The Advertising Creative Concept

Creativity is the soul of advertising.

It’s the fundamental concept that drives business success, giving life and meaning to messages about a brand’s products and services. And if you’re not being creative in today’s competitive business world, you’re probably missing out on many great opportunities to stand out in an almost-assuredly saturated market–regardless of what category you’re in. Unfortunately, generating creative ideas is really, really difficult.

Did you know the human brain is designed to effortlessly generate thoughts and ideas? It’s estimated that, on average, our mind processes 2,500 – 3,000 thoughts per hour. That’s nearly 100,000 thoughts and ideas per day!

But how do we leverage those creative ideas to boost business growth?

One way is through creative concepts!

So, what is a creative concept in advertising, and why do you need it in your marketing campaign? Keep reading to find out. This article will cover everything you need to know about creative concepts, including how to develop a creative advertising concept.

What Is a Creative Concept?

A “concept” is an idea based on insights gained from research or tests that present the foundation to achieve a competitive advantage. In its most basic form, a creative concept is an “overarching” big idea. It’s the story behind the message presented in an ad.

The goal of a creative concept is to influence an audience, pique their interest, inspire them, and elicit an emotional response. It’s an all-encompassing theme that can be applied across all your campaign messages, CTA, and communication and even embodied in your visuals.

A successful creative concept must be:

  • Memorable
  • Distinctive
  • Unifying
  • Relevant

When planning a distinctive creative concept for your campaign, ask yourself: What’s the big idea? Are your headline, copy, and visuals supporting this big idea? This way, you’ll clearly understand how to structure your concept.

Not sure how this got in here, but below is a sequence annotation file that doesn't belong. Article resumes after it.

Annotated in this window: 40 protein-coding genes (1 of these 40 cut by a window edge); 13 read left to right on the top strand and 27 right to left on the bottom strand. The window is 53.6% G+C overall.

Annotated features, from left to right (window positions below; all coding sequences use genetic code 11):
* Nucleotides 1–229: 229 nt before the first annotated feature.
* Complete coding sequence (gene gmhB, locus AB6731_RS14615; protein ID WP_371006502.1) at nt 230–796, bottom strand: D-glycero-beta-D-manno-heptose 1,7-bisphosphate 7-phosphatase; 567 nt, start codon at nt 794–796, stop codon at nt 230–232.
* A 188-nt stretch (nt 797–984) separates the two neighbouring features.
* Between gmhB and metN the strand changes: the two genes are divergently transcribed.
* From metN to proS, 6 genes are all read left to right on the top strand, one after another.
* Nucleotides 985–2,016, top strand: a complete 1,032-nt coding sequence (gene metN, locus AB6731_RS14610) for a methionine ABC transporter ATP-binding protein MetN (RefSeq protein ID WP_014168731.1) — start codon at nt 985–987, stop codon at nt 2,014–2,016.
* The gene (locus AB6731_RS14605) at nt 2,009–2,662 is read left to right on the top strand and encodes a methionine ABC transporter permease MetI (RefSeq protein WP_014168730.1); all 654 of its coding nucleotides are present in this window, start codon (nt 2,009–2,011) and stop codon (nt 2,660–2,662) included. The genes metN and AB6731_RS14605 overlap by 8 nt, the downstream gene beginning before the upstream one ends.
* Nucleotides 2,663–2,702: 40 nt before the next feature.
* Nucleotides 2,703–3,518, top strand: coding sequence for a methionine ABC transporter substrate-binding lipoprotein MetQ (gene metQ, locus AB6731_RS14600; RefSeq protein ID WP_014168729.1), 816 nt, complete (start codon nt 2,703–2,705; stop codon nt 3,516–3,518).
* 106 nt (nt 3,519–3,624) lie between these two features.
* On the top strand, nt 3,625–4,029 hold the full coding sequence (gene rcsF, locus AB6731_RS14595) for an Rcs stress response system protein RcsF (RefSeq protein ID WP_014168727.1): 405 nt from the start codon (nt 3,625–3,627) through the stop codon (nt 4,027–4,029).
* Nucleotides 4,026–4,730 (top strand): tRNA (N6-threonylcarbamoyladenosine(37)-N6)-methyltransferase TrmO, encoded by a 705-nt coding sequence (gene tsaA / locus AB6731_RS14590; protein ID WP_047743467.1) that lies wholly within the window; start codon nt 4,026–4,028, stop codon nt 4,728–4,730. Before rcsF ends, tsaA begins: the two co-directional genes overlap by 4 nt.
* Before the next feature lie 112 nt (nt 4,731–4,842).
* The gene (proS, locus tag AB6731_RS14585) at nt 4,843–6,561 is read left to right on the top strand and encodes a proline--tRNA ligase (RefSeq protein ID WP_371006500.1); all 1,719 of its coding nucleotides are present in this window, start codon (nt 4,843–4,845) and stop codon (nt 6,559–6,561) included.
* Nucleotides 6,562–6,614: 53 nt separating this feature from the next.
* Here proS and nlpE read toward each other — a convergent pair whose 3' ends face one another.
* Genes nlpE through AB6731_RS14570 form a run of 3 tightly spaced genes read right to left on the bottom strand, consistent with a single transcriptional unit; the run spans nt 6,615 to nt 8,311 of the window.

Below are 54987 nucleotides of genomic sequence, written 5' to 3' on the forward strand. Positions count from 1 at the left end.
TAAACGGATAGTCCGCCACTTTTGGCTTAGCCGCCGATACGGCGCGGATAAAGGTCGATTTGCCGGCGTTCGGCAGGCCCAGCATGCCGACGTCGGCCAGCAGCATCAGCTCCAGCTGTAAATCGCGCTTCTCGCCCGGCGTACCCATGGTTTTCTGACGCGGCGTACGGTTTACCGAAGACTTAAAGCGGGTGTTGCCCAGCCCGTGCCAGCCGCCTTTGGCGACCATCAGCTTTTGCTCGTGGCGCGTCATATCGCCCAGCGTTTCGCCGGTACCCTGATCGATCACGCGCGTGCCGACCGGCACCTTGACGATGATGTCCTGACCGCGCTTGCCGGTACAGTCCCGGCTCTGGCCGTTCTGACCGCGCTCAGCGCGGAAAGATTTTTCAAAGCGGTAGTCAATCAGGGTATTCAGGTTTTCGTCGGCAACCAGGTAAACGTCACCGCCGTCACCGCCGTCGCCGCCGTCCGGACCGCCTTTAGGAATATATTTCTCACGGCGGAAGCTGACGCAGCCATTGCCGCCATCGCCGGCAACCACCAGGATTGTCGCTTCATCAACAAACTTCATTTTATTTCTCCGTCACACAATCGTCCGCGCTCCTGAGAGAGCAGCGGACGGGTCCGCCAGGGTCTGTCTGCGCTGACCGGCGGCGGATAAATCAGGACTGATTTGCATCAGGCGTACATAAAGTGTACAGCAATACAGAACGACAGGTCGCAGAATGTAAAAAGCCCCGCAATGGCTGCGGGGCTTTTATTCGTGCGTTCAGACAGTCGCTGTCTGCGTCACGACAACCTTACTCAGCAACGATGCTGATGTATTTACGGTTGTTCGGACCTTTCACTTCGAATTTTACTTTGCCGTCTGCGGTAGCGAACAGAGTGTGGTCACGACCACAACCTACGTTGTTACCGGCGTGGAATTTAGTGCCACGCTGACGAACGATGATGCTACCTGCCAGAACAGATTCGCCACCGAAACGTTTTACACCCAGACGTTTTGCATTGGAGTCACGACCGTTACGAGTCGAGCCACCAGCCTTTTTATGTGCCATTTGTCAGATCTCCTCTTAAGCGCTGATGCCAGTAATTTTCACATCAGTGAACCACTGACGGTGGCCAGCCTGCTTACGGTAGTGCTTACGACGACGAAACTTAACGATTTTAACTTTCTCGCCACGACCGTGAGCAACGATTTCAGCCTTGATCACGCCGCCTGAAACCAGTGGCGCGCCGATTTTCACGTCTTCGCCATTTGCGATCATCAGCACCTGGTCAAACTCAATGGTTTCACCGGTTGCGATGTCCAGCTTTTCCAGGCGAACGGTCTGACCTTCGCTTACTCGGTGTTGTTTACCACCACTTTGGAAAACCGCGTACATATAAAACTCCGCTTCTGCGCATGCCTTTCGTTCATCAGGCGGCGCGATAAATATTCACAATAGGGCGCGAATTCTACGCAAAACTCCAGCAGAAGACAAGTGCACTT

Need some inspiration? Check out some Clio-award-winning creative ads here.

Why Develop a Creative Concept?

The content (texts, imagery, and videos) of your creative concept strikes a chord with your target audience. It reflects what differentiates your brand and gives it a competitive edge.

A strong creative concept is a great way to connect your business with your target audience in an impactful way. Additionally, developing a strong creative concept is also critical because it allows marketers to:

  • Idealize concepts that tie the whole campaign together
  • Gain visibility into how the campaign works across channels
  • Test what benefits are more appealing to an audience
  • Engage the audience more by conceptualizing “big ideas” that resonate with them

Woman leading a creative marketing and advertising brainstorm meeting.

Steps to Developing a Creative Concept

Where do you even begin with a creative concept? Well, there are a few steps to use as a guide. To develop a creative concept, simply follow these steps:

1. Start with a Creative Brief

A creative brief serves as a blueprint or road map for developing creative concepts.